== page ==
Let's define a default value for the output directory so that you don't have to
keep retyping the
--outdir parameter, and also a path for the Agalma database
that will store the sequences and homology information:
Rather than assemble all of the datasets, we are going to use the fasta files from already assembled transcriptomes.
First, we'll catalog our data:
cd data agalma catalog insert --id SRX288285 --paths SRX288285_1.fq SRX288285_2.fq --species "Agalma elegans" --ncbi_id 316166 agalma catalog insert --id SRX288432 --paths SRX288432_1.fq SRX288432_2.fq --species "Craseoa lathetica" --ncbi_id 316205 agalma catalog insert --id SRX288431 --paths SRX288431_1.fq SRX288431_2.fq --species "Physalia physalis" --ncbi_id 168775 agalma catalog insert --id SRX288430 --paths SRX288430_1.fq SRX288430_2.fq --species "Nanomia bijuga" --ncbi_id 168759 agalma catalog insert --id JGI_NEMVEC --paths JGI_NEMVEC.fa --species "Nematostella vectensis" --ncbi_id 45351
Each assembled transcriptome has to be 'post-assembled' to create protein translations (by longest open reading frame) and annotations for BLASTX hits against SwissProt:
cd ../scratch agalma postassemble --id SRX288285 --assembly ../data/SRX288285.fa agalma postassemble --id SRX288430 --assembly ../data/SRX288430.fa agalma postassemble --id SRX288431 --assembly ../data/SRX288431.fa agalma postassemble --id SRX288432 --assembly ../data/SRX288432.fa agalma postassemble --id JGI_NEMVEC --external
For JGI_NEMVEC, we didn't have to specify the path to the assembly because the
catalog path already points to the assembly file, but we do have to specify
that it is an external assembly with the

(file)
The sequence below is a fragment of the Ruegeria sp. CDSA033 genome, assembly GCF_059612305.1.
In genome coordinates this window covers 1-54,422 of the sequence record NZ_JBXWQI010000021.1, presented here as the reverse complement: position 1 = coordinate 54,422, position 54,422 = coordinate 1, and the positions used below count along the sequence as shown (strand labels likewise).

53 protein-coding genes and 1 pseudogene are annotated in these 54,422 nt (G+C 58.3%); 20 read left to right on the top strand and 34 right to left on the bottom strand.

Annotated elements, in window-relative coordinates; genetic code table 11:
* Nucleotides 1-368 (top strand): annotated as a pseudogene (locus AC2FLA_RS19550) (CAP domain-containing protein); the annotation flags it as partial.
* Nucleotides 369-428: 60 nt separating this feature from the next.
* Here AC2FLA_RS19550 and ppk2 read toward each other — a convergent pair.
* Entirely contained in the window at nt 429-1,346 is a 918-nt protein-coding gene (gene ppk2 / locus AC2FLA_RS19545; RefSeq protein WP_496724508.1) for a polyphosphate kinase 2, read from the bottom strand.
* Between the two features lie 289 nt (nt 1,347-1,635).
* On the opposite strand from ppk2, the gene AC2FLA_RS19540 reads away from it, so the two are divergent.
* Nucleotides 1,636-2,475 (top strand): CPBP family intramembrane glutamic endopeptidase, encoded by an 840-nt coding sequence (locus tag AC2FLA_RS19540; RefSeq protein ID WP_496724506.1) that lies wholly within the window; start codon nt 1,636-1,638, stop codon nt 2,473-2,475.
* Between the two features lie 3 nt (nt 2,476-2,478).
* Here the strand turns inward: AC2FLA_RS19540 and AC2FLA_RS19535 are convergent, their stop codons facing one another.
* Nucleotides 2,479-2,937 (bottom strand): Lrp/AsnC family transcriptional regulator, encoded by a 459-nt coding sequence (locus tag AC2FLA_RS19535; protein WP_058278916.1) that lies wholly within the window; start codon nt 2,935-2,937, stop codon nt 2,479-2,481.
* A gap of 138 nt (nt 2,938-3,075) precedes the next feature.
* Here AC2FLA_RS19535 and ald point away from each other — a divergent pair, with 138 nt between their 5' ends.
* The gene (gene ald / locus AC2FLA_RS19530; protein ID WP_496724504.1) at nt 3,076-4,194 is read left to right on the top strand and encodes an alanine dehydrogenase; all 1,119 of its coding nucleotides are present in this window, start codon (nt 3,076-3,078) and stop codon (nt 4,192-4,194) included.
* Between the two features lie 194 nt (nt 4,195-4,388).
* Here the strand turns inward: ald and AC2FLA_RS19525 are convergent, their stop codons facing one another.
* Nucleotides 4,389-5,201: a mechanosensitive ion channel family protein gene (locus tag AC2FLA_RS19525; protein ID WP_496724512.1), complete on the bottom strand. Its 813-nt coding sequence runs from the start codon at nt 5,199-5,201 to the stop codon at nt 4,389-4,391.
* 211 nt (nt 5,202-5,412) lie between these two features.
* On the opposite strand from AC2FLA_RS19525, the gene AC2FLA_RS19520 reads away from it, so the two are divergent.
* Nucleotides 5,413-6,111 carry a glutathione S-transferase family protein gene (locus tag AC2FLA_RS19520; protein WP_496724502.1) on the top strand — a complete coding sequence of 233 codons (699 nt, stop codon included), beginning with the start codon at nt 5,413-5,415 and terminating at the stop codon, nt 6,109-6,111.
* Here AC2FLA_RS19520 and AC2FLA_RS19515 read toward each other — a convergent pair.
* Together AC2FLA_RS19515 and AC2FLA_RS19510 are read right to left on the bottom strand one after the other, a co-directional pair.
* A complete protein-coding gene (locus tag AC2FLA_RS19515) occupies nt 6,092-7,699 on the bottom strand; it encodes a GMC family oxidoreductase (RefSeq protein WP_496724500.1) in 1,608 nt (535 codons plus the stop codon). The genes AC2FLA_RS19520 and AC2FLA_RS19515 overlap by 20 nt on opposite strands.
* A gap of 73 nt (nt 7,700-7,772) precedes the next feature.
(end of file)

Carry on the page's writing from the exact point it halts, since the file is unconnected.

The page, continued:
--external flag. For the
transcriptomes produced by Agalma, that path in the catalog points to the read
sequences used to estimate coverage in the
Next, each assembly is loaded separately into the Agalma database using the
load pipeline. Here is an example of loading transcriptomes for the 5 sample
data sets that were assembled with Agalma and the external assembly from JGI.
Load automatically identifies the most recent run of
postassemble for each
agalma load --id SRX288285 agalma load --id SRX288430 agalma load --id SRX288431 agalma load --id SRX288432 agalma load --id JGI_NEMVEC
Now that you have loaded all of the data sets, call the
on the list of run IDs for each of the load commands. A quick way to find the
the run IDs for all of the load commands you have run is to use the
export LOAD_IDS=$(agalma diagnostics runid -n load) agalma homologize --id PhylogenyTest $LOAD_IDS
You may need to adjust the load IDs if you have run other analyses, or only
want to use some of the data you have loaded, etc. The option
PhylogenyTest specifies the analysis ID, and will be used to pass results
through several commands below. This ID should be unique for each phylogenetic
analysis. Also note that the list $LOAD_IDS is passed directly into the
homologize pipeline without specifying any flags. Please read the help
-h if you need more information.
homologize pipeline will write a collection of gene clusters back into
the Agalma database.
Now call this sequence of pipelines, inserting the analysis ID each time, to build gene trees for each of the clusters, and finally to assemble a supermatrix with a single concatenated sequence of genes for each taxon.
agalma multalign --id PhylogenyTest agalma genetree --id PhylogenyTest agalma treeprune --id PhylogenyTest agalma multalign --id PhylogenyTest agalma supermatrix --id PhylogenyTest agalma speciestree --id PhylogenyTest --raxml_flags="-o Nematostella_vectensis"